Astronomers, amateur skywatchers find new planet 15,000 light years away
COLUMBUS, Ohio -- An international collaboration featuring Ohio State University astronomers has detected a planet in a solar system that, at roughly 15,000 light years from Earth, is one of the most distant ever discovered.
In a time when technology is starting to make such finds almost commonplace, this new planet -- which is roughly three times the size of Jupiter -- is special for several reasons, said Andrew Gould, professor of astronomy at Ohio State .
The technique that astronomers used to find the planet worked so well that he thinks it could be used to find much smaller planets -- Earth-sized planets, even very distant ones.
And because two amateur astronomers in New Zealand helped detect the planet using only their backyard telescopes, the find suggests that anyone can become a planet hunter.
Gould and his colleagues have submitted a paper announcing the planet to Astrophysical Journal Letters, and have posted the paper on a publicly available Internet preprint server, http://arXiv.org. The team has secured use of NASA's Hubble Space Telescope in late May to examine the star that the planet is orbiting.
The astronomers used a technique called gravitational microlensing, which occurs when a massive object in space, like a star or even a black hole, crosses in front of a star shining in the background. The object's strong gravitational pull bends the light rays from the more distant star and magnifies them like a lens. Here on Earth, we see the star get brighter as the lens crosses in front of it, and then fade as the lens gets farther away.
On March 17, 2005, Andrzej Udalski, professor of astronomy at Warsaw University and leader of the Optical Gravitational Lensing Experiment, or OGLE, noticed that a star located thousands of light years from Earth was starting to move in front of another star that was even farther away, near the center of our galaxy. A month later, when the more distant star had brightened a hundred-fold, astronomers from OGLE and from Gould's collaboration (the Microlensing Follow Up Network, or MicroFUN) detected a new pattern in the signal -- a rapid distortion of the brightening -- that could only mean one thing.
"There's absolutely no doubt that the star in front has a planet, which caused the deviation we saw," Gould said.
Because the scientists were able to monitor the light signal with near-perfect precision, Gould thinks the technique could easily have revealed an even smaller planet.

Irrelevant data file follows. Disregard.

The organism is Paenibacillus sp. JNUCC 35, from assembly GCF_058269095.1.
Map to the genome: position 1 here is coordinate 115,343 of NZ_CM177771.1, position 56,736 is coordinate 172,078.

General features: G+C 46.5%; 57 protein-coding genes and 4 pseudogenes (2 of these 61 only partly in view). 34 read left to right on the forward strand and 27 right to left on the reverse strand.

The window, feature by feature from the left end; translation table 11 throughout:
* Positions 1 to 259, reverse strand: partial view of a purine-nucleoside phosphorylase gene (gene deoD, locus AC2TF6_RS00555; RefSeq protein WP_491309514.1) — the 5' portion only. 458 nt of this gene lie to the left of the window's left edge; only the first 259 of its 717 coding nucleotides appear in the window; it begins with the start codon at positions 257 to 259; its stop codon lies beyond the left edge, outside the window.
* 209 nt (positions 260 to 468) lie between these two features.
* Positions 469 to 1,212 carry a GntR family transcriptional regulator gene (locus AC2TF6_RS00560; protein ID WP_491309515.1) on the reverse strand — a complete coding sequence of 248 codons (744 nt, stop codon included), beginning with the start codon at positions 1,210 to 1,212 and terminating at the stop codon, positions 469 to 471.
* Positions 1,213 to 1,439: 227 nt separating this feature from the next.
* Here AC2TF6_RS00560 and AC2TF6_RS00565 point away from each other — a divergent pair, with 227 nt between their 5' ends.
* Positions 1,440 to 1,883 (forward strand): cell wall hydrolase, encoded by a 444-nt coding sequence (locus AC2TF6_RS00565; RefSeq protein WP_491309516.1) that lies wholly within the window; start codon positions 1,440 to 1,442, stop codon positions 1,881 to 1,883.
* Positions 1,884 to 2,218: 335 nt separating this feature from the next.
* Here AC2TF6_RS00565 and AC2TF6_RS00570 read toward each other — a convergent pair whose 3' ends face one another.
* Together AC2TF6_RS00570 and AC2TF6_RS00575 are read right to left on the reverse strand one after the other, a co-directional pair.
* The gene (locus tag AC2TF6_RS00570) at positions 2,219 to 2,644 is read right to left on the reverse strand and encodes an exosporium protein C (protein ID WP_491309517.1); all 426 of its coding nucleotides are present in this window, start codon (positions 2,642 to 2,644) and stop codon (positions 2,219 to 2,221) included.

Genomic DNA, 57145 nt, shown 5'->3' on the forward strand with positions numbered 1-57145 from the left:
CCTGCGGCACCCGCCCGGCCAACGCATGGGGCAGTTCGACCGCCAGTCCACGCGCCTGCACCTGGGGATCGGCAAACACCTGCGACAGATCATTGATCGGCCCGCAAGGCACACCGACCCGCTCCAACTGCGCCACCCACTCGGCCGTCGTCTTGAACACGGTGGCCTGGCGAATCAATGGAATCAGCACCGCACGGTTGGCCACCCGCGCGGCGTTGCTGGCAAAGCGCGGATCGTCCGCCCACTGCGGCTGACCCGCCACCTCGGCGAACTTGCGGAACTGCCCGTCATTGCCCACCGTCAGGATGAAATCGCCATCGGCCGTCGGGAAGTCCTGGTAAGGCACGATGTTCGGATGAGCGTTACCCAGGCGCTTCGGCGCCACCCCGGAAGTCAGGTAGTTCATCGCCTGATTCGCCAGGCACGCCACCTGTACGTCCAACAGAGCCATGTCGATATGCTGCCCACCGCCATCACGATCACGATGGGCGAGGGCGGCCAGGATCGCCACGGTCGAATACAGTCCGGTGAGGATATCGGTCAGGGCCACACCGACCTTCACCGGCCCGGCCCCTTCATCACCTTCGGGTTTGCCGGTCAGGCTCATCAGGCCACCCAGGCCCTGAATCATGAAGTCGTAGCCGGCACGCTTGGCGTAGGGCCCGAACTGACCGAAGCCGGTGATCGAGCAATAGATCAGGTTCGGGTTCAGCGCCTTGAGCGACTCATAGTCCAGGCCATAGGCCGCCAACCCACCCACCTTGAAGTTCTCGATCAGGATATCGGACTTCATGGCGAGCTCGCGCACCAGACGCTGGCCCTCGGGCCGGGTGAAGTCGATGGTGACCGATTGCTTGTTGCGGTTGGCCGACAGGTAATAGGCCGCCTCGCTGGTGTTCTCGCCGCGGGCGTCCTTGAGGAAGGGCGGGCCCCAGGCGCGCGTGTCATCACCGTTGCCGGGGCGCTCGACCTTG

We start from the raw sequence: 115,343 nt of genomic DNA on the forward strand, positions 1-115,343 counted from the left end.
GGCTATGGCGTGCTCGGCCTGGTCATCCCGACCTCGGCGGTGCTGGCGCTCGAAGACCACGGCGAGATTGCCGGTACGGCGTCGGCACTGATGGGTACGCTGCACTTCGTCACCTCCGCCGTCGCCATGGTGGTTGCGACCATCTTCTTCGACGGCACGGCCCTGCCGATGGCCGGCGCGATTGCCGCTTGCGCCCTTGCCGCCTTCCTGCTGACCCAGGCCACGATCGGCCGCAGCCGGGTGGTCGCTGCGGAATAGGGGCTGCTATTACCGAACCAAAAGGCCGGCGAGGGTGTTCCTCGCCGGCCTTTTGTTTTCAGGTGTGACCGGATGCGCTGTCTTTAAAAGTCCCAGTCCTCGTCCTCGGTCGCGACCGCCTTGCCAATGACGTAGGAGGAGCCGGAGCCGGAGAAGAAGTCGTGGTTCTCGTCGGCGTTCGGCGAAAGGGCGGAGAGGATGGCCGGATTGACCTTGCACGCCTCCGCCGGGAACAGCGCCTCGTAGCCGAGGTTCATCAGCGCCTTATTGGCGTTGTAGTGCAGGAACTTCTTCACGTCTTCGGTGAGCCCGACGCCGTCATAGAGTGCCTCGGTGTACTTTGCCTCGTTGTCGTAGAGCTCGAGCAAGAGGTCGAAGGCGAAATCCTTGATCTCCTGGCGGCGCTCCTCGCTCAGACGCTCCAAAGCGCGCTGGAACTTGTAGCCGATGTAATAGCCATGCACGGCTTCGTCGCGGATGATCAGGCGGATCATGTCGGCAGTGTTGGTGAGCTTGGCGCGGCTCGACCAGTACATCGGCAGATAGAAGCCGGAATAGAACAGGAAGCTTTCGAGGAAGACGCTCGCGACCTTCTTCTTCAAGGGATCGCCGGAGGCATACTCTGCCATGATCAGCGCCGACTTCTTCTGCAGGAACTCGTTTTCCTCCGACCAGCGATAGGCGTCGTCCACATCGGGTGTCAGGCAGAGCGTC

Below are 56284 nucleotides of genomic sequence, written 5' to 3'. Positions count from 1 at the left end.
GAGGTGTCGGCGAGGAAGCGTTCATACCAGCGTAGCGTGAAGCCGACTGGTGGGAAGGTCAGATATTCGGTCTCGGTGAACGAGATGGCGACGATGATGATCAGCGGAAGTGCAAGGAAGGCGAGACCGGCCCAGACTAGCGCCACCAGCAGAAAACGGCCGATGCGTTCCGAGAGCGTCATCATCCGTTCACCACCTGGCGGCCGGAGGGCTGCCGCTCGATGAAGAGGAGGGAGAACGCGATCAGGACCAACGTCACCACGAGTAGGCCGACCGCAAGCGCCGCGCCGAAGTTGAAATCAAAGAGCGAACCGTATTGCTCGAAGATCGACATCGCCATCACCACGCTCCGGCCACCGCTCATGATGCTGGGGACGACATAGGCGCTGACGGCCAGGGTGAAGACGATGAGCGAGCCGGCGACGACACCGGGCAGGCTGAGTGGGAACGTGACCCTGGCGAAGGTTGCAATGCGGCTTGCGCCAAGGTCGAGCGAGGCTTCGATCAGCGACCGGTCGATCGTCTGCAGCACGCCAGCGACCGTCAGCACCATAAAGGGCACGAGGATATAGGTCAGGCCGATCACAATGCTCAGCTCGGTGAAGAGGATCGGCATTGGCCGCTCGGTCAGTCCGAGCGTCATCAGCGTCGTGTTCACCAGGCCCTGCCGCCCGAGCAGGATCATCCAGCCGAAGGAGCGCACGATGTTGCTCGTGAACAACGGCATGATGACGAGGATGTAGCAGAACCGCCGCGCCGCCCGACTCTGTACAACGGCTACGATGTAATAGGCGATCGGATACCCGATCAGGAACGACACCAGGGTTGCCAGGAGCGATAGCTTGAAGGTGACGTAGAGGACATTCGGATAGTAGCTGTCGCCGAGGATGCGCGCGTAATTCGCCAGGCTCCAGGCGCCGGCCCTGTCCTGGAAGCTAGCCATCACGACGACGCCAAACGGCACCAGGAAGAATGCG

"If an Earth-mass planet was in the same position, we would have been able to detect it," he said.
OGLE finds more than 600 microlensing events per year using a dedicated 1.3-meter telescope at Las Campanas Observatory in Chile (operated by Carnegie Institution of Washington). MicroFUN is a collaboration of astronomers from the US, Korea, New Zealand, and Israel that picks out those events that are most likely to reveal planets and monitors them from telescopes around the world.
"That allows us to watch these events 24/7," Gould said. "When the sun rises at one location, we continue to monitor from the next."
Two of these telescopes belong to two avid New Zealand amateur astronomers who were recruited by the MicroFUN team. Grant Christie of Auckland used a 14-inch telescope, and Jennie McCormick of Pakuranga used a 10-inch telescope. Both share co-authorship on the paper submitted to Astrophysical Journal Letters.
Two other collaborations -- the Probing Lensing Anomalies NETwork (PLANET) and Microlensing Observations in Astrophysics (MOA) -- also followed the event and contributed to the journal paper.
Ohio State scientists on the project included Darren DePoy and Richard Pogge, both professors of astronomy, and Subo Dong, a graduate student. Other partners hail from Warsaw University in Poland, Princeton University, Harvard-Smithsonian Center for Astrophysics, Universidad de Concepción in Chile, University of Manchester, California Institute of Technology, American Museum of Natural History, Chungbuk National University in Korea, Korea Astronomy and Space Science Institute, Massy University in New Zealand, Nagoya University in Japan, and the University of Auckland in New Zealand.
This is the second planet that astronomers have detected using microlensing. The first one, found a year ago, is estimated to be at a similar distance.
Gould's initial estimate is that the new planet is approximately 15,000 light years away, but he will need more data to refine that distance, he said. A light year is the distance light travels in a year -- approximately six trillion miles.
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